It's important to start building community in the classroom as early in the year as possible and keep it up all year long. What better way to do that than with some fun high school icebreakers for the first days of school?
Try These High School Icebreakers
These back-to-school activities will help students get to know one another while getting creative and having fun. At the same time, students can practice their writing skills, hone their math vocabulary, and tell stories using images.
1. Video Introductions
In a classroom filled with 30 kids, there are bound to be some who dread the self-introduction. They’re put on the spot and may go blank when asked to think of something clever to share about themselves. Why not allow them to create a video introducing themselves? Outgoing kids can ham it up for the camera and shyer kids get the chance to practice their introduction before sharing it with the rest of the class. Your class can record and post short videos for free using Flip. Model a good introduction by creating your own video that tells students all about you. You might also provide a structure for students to follow:
- Tell the class your name.
- Describe a hobby or interest.
- Share a pet peeve.
2. Picture Charades
Host a game of picture charades to encourage students to get to know one another. Students can draw the emojis on chart paper, Pictionary style. If students have trouble finding emojis that hint at the titles, suggest they use emojis to represent characters, scenes, and prominent images. If you’re teaching remotely, challenge students to text emojis representing their favorite book, TV show, or movie. Their classmates can then try to guess the title.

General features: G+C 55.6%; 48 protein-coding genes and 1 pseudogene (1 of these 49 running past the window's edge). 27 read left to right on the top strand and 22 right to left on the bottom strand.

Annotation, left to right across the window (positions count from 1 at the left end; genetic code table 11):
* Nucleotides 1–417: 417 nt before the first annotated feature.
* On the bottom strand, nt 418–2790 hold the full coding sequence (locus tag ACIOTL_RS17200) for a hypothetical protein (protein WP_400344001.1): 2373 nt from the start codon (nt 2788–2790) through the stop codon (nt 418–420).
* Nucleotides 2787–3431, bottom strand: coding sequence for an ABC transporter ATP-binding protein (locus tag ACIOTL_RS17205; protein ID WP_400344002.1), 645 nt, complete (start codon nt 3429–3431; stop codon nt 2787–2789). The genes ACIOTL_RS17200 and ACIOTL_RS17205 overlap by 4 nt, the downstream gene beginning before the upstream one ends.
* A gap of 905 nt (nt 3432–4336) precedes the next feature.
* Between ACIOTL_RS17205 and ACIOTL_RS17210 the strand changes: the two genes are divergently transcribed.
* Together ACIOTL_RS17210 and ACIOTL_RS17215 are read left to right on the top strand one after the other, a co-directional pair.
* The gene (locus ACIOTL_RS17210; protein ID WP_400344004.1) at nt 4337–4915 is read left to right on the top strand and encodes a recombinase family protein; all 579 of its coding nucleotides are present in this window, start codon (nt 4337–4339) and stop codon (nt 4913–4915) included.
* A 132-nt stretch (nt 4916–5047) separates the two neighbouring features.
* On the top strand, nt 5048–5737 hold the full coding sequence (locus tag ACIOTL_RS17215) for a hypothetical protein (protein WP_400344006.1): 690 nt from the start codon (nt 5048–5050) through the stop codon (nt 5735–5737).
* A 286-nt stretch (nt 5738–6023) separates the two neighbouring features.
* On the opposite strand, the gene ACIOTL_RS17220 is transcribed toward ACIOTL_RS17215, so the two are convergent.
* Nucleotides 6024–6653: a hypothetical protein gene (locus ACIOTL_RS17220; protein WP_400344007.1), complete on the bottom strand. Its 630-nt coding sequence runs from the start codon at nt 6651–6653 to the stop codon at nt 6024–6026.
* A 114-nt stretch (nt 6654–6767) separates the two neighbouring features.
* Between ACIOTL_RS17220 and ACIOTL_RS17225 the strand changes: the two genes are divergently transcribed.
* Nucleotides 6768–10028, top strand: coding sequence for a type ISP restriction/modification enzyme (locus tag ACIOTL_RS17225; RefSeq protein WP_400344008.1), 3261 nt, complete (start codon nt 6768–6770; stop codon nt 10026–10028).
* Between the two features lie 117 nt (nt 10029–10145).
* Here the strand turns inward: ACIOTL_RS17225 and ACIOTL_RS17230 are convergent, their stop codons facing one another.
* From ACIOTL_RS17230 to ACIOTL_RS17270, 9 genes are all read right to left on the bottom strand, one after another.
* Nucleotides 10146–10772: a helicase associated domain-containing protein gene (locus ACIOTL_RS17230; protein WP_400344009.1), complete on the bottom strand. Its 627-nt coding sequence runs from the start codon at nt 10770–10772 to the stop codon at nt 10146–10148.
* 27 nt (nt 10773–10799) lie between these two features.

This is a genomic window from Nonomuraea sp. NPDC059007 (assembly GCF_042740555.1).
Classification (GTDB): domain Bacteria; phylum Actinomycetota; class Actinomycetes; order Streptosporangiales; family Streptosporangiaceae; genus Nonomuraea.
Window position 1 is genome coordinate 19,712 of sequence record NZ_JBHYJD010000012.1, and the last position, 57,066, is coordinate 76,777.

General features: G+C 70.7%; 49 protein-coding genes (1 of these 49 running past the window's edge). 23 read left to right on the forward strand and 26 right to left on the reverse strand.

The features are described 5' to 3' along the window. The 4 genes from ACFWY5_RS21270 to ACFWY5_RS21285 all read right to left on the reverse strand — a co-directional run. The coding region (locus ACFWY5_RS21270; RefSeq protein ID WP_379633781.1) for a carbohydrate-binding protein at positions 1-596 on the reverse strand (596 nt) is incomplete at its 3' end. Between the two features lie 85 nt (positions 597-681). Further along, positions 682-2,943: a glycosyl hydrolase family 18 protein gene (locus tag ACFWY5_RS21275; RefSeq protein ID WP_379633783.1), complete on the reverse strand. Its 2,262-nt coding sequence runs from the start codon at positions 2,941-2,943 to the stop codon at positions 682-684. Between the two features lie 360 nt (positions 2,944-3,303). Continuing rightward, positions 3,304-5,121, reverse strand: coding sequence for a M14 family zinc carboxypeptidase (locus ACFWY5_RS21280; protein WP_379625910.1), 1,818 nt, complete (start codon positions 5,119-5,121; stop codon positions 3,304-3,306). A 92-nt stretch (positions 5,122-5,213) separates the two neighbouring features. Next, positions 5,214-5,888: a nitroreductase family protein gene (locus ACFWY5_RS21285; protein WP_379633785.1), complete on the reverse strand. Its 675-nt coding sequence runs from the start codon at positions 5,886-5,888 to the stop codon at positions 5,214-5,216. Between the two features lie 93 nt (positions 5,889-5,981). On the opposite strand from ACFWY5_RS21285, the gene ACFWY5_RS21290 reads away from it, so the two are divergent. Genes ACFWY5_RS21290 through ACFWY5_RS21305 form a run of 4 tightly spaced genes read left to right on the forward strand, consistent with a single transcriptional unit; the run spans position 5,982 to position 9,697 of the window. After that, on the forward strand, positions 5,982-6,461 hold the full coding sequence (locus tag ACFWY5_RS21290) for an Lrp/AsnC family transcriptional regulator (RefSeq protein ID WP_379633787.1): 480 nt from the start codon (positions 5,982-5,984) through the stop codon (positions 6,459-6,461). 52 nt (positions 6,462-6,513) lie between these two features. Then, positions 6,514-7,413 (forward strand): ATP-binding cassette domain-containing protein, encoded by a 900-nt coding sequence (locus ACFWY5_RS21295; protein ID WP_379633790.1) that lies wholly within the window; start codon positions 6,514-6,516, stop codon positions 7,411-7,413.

👀 ⬅️ ➡️ (Look Both Ways, by Jason Reynolds)
👆🏼🌅 ⏰ (One Day at a Time)
🏈 🏆 🇺🇸 (All American)
📘 🧠 (Booksmart)
3. Say It in Six
“For sale: baby shoes. Never worn.” This was author Ernest Hemingway’s answer to the challenge of writing a complete story in just six words, or so legend has it. The result is a master class in using just a few words to pack a big emotional punch. Of course, six-word stories don’t have to be sad, they just need to be succinct. They can be inspirational (“From migrant worker to NASA astronaut”); funny (“Married by Elvis, divorced by Friday”); instructive (“Look mean; be nice to everyone”); and so on.
What real-life story would your students tell in six words? Tell them they can try writing a tiny memoir that aims to be inspirational, funny, or instructive, like the examples above. They might also express a state of mind (I feel ________.) Or they can construct a brief narrative (a sequence of events or a brief scene). Students who need more inspiration can find plenty of examples on the Six-Word Memoir Project website.
Once their memoirs are complete, have students read them aloud, or display them for the class to read. If classes are remote, make the memoirs available to all in a shared folder.
4. Would You Rather...
Here’s a low-stakes way to get high school students talking. The activity allows them to share their interests and views without getting too personal. Separate students into groups of four. Provide each group with a different “Would you rather” question. Tell them they have five minutes to share their responses and explain their reasoning. Afterwards, have the groups share the number of votes for each option and top reason for the choices with the rest of the class. Then have the groups tackle a different question. Try Google Forms if you prefer to make this an online survey. Here are some “Would you rather” questions to use.